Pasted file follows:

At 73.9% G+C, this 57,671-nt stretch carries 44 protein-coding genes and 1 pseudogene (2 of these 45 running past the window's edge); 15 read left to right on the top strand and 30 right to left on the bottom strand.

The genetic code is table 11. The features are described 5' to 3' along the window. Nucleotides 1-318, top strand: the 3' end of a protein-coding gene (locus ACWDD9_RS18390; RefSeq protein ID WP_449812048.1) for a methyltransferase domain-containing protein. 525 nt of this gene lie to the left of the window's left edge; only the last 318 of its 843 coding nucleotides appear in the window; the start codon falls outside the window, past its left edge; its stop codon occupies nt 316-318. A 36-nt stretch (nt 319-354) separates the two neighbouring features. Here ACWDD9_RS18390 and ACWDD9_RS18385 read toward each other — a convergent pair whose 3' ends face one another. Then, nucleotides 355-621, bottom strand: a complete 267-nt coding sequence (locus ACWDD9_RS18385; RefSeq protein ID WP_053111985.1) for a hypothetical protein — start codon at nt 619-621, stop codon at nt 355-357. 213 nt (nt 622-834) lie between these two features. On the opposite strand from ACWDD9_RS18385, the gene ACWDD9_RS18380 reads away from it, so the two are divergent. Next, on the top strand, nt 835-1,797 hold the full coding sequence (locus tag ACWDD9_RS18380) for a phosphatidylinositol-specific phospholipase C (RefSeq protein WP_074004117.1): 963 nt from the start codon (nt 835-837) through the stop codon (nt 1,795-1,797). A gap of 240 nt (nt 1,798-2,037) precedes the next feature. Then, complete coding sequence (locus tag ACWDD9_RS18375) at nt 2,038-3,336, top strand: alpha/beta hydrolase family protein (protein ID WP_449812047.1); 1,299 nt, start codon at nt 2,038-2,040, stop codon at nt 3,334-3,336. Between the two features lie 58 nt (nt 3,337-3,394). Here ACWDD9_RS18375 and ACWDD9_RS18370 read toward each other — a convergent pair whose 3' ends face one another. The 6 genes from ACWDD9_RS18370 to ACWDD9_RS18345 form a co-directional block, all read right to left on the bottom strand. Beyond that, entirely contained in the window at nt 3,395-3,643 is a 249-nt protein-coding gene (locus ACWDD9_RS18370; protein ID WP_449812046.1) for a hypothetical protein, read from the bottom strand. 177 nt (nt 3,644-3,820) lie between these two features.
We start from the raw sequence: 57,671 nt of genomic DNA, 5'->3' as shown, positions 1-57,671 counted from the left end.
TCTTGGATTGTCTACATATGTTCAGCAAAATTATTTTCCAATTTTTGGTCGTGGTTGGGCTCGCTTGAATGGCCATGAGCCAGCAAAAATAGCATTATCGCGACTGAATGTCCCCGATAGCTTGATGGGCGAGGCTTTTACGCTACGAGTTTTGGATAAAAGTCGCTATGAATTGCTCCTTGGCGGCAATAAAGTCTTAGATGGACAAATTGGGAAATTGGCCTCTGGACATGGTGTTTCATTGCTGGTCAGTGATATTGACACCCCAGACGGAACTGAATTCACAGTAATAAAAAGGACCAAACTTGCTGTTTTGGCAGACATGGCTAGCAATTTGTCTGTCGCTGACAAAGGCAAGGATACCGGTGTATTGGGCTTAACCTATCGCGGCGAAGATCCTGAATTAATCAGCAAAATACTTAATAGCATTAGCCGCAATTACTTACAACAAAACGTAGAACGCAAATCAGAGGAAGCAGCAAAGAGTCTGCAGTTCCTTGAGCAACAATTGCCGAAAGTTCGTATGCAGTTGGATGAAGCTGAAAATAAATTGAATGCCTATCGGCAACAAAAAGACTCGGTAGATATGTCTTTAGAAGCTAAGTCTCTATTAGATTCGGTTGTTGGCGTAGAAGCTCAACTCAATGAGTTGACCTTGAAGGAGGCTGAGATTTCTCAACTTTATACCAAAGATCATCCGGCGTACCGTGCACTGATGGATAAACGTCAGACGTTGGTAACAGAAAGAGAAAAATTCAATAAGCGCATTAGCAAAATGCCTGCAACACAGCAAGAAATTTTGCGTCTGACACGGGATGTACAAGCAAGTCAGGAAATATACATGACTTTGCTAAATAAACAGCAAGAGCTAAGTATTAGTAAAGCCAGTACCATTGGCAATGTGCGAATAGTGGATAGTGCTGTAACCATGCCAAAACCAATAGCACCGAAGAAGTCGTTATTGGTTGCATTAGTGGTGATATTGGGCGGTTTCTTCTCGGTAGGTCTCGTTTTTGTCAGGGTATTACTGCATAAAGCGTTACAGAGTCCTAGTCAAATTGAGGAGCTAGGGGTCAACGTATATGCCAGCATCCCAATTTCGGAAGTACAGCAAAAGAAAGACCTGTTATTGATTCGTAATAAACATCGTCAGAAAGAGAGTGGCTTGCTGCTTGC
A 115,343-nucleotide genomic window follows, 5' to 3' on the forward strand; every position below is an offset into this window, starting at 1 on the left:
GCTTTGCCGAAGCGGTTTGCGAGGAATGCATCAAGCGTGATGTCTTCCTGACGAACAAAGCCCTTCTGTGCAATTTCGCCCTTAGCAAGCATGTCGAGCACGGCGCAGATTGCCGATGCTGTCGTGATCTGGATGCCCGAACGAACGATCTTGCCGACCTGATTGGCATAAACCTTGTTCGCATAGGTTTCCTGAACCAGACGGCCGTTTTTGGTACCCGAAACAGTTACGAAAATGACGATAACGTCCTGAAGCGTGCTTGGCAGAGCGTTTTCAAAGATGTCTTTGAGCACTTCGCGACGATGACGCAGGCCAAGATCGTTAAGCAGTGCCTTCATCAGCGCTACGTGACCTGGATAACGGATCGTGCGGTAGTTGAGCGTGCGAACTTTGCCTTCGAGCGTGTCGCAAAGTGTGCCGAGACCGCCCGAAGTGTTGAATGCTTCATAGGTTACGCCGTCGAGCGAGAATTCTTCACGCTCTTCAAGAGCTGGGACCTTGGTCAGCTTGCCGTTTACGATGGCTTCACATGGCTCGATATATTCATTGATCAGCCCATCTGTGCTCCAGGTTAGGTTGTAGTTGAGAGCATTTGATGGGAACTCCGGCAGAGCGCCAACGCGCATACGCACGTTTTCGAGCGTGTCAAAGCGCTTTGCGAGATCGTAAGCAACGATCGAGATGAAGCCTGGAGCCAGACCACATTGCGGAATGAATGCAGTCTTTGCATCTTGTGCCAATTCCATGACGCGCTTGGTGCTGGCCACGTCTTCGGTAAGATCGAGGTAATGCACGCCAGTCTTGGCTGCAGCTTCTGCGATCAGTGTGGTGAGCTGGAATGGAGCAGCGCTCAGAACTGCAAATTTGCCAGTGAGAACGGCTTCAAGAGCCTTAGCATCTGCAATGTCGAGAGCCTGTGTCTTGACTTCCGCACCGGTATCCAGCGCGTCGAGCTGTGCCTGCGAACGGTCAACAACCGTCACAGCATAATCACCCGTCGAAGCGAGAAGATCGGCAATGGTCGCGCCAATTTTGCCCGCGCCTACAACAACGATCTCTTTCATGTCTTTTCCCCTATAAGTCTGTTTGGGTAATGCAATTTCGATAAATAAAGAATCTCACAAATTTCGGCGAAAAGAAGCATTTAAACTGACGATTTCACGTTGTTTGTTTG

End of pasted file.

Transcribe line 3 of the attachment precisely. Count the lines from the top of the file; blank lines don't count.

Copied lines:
We start from the raw sequence: 57,671 nt of genomic DNA, 5'->3' as shown, positions 1-57,671 counted from the left end.